PORTSMOUTH, Ohio (WSAZ) -- As the son of a World War II veteran, Mark Cardosi understands the importance of sacrifice.
The second-annual event held in Tracy Park in Portsmouth, Ohio, provides those who are homeless with resources like food, hygiene products and medical care.
"He could tell you about the islands he was on and the warm sands of Iwo Jima," he said.
At age 18, his father left Ohio and went to fight in the marines, risking his life.
"There was a confrontation with an enemy soldier who had a grenade, and it’s just one of those stories that it’s just like, ‘Wow, you survived dad,’” Cardosi said.
Now as an adult, the memories of his dad, who passed last year, have led him to help veterans locally through the second annual Stand-Down to End Homelessness event in Portsmouth.
"We want to make sure that those who've served us are served by us,” he said.
Agencies from across Scioto County and beyond came together to provide homeless vets and community members with free resources like food, hygiene products and medical care.
The Scioto County Community Action Organization, the Scioto County Homeless Shelter, Portsmouth Metropolitan Housing Authority, the Salvation Army and the Chillicothe Veteran's Administration facility are among the groups that came out. Students from Shawnee State University also volunteered.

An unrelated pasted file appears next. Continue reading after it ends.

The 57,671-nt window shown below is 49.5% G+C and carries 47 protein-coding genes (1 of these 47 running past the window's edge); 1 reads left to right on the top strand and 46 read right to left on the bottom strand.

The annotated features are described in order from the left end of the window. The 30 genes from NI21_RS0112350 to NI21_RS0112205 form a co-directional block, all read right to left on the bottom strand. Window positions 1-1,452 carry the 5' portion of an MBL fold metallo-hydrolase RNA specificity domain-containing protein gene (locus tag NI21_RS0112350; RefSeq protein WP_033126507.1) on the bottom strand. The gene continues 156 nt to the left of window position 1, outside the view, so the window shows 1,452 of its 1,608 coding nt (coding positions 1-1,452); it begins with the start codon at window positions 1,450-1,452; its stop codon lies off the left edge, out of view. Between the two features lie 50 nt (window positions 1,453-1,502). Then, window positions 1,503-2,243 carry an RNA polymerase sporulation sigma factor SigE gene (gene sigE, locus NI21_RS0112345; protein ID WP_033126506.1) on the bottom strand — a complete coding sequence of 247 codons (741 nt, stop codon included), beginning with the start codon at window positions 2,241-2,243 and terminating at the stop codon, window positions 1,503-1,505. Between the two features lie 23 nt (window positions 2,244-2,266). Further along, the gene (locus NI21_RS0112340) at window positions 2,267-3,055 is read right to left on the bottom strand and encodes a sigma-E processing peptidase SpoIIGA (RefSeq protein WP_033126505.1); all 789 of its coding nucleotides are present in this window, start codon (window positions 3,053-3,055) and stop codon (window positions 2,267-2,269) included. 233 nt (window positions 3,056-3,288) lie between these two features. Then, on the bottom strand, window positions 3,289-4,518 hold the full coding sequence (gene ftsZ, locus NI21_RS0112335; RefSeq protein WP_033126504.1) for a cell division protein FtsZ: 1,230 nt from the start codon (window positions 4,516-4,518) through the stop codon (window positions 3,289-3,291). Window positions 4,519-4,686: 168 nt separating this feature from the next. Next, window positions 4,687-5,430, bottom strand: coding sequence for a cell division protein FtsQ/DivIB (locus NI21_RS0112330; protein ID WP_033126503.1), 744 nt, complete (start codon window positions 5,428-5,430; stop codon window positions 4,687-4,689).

"You’ve got to know that these veterans have so much potential, even after service that you want to see that,” Cardosi said.
Promise that veterans like Michael, who wanted to remain anonymous, have.
"I’m back to work, I have the prospect of moving into my own place within the next couple weeks,” he said.
Michael deals with mental health issues, including PTSD and substance abuse, that led him to be homeless after serving in the army.
"Especially to have events like this to where people come out to support the veteran community and to know that there is people out there that need help and there is people willing to help,” he said.
With the help of local organizations like Volunteers of America, he now feels like he has some stability in his life and is hoping others who came out today can get to the same place.
"Be nice to people. You never know what somebody's going through. You never know where somebody is at in life and what circumstances have brought them to that point,” Michael said.
Volunteers like Cardosi are ready and willing to lend a helping hand.
"We’re here. We’re here for you when you want to call,” Cardosi said.
Stand-down is a term that started during the Vietnam War that was known as a safe area for soldiers who were tired during battle.